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Žemaitė's portrait on 1 litas banknote
Notes of Žemaitė

Žemaitė (literally female Samogitian) – a pen name of Julija Beniuševičiūtė-Žymantienė; 4 June [O.S. 23 May] 1845 in Bukantė near Plungė – 7 December 1921 in Marijampolė) was a Lithuanian/Samogitian writer. Born to impoverished gentry, she became one of the major participants in the Lithuanian National Revival. She wrote about peasant life in the style best described as realism.


Žemaitė was born in the distant manor house in the Kovno Governorate of the Russian Empire. As a child, she was forbidden by her parents to play with the children of serfs or learn the Lithuanian language. Like many of the Lithuanian gentry, her parents had become Polonized, and were of the belief that speaking Lithuanian was a step backward socially. Nevertheless, she did learn the language and gained a deep affection for the common people. She understood the burden of serfdom, and the resulting misery that came from poverty. This perspective would later form the basis for much of her creative work. Žemaitė did not receive a formal education and was largely self-taught from the many books she read.

She strongly supported the uprising of 1863, and few years later married an active participant of the uprising, Laurynas Žymantas. They met on the Džiuginėnai (lt) estate, where they were both employed. For the next twenty years, Žemaitė worked on their farm, raised their children, and battled poverty. In 1883, the family moved to a village near Užventis. She came in contact with Povilas Višinskis who gave her various Lithuanian periodicals (Aušra, Varpas, Apžvalga), and encouraged her to write and participate in the national awakening of Lithuania. Her first work, Autumn Evening (Lithuanian: Rudens vakaras), was published in a calendar in 1895. Višinskis and Jonas Jablonskis helped her and edited her works and gave her advice, and thus a talent was awakened.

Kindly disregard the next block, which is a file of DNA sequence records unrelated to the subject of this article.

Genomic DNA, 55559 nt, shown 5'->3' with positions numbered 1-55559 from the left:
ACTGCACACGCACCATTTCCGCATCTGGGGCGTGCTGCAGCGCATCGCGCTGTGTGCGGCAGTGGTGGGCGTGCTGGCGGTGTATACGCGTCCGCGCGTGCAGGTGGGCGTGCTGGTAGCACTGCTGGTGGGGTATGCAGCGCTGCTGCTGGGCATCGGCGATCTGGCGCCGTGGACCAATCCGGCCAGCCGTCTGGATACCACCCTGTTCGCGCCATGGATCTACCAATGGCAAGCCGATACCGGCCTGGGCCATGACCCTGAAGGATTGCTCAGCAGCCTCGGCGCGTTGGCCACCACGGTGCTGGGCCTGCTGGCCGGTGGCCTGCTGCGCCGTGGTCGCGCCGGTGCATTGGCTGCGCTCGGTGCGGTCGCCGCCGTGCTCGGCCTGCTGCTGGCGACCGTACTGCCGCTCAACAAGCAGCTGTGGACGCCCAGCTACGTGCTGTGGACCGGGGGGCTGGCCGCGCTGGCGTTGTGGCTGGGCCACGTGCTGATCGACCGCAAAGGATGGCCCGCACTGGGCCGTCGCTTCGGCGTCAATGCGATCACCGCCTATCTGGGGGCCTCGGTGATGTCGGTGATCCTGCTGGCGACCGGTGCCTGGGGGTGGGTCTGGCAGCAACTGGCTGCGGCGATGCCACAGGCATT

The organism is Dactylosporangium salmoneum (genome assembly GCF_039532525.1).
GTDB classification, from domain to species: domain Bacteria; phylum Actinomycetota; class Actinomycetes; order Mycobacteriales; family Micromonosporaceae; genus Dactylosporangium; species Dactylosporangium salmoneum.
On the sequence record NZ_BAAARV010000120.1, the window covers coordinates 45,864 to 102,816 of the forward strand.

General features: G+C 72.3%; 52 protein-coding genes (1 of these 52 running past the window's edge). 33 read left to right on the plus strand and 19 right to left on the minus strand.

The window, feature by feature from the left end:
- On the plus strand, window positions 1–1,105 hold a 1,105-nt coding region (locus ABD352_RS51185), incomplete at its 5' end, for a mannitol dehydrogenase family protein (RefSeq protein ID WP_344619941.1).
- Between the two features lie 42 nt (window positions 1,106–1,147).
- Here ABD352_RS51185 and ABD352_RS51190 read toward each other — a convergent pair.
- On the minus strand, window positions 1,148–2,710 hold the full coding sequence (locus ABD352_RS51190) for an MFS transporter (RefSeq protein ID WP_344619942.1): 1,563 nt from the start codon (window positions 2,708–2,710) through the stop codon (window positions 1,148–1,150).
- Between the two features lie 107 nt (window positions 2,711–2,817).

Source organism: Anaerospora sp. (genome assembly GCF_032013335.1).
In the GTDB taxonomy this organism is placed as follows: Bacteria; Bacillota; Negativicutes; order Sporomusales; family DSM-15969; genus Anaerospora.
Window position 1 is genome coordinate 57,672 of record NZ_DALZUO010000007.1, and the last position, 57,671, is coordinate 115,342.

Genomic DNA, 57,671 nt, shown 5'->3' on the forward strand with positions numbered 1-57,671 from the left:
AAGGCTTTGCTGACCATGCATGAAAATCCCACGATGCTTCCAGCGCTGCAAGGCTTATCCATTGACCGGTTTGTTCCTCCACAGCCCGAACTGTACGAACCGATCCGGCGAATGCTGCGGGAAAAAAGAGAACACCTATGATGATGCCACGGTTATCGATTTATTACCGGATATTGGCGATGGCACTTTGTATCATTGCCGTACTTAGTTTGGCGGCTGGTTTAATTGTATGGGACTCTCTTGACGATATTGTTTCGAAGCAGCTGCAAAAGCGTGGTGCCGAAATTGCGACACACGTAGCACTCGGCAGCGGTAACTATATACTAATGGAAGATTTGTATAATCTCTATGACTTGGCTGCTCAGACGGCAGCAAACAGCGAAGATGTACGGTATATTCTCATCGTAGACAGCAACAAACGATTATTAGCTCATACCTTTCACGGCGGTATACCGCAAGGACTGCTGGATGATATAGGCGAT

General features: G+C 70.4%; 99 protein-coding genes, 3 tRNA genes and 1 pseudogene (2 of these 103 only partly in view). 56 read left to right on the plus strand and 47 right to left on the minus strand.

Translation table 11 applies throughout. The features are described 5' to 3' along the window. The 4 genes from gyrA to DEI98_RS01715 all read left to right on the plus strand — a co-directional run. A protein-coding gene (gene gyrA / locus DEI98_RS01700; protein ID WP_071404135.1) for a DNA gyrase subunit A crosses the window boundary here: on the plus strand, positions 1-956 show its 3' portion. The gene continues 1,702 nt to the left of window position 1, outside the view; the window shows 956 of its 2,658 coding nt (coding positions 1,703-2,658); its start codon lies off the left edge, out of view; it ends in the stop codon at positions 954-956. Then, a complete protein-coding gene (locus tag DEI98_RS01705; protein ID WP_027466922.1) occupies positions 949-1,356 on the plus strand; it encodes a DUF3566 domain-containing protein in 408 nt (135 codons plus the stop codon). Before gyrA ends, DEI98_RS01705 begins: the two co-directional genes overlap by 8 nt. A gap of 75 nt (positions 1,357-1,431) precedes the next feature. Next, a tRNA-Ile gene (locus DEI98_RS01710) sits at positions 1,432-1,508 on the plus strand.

In 1912, she moved to Vilnius where she worked as administrator and on the editorial staff of several publications. During World War I, she first emigrated to Russia and subsequently to the United States, where her son Antanas had been living for several years. There she gave lectures to various Lithuanian-American organizations, collected funds for the victims of the war, and wrote articles for the local press. In 1921, she returned to Lithuania, and died the same year.


Žemaitė wrote about peasants in a vernacular that closely resembled the language spoken by them – lively and rich in vocabulary. Her works are usually dark as she depicts poverty, materialism, and arguments within a family. The author paints natural images of everyday life with petty conflicts, lively conversations, impoverished surroundings, and beautiful nature. She does not offer any explanations, theories, or suggestions. Even though born to a gentry family, she did not describe gentry life as it was foreign and unfriendly to her. She wrote the best works in 1896–1898. Among some 150 works, best known are:

  • Marti (Daughter-in-Law)
  • Topilys
  • Petras Kurmelis
  • Sutkai
  • Gera galva (Good Head)


A 1956 Soviet postage stamp commemorating Žemaitė.
  • She is the only woman featured on litas banknotes (the 1 litas banknote was replaced with coins in 1998).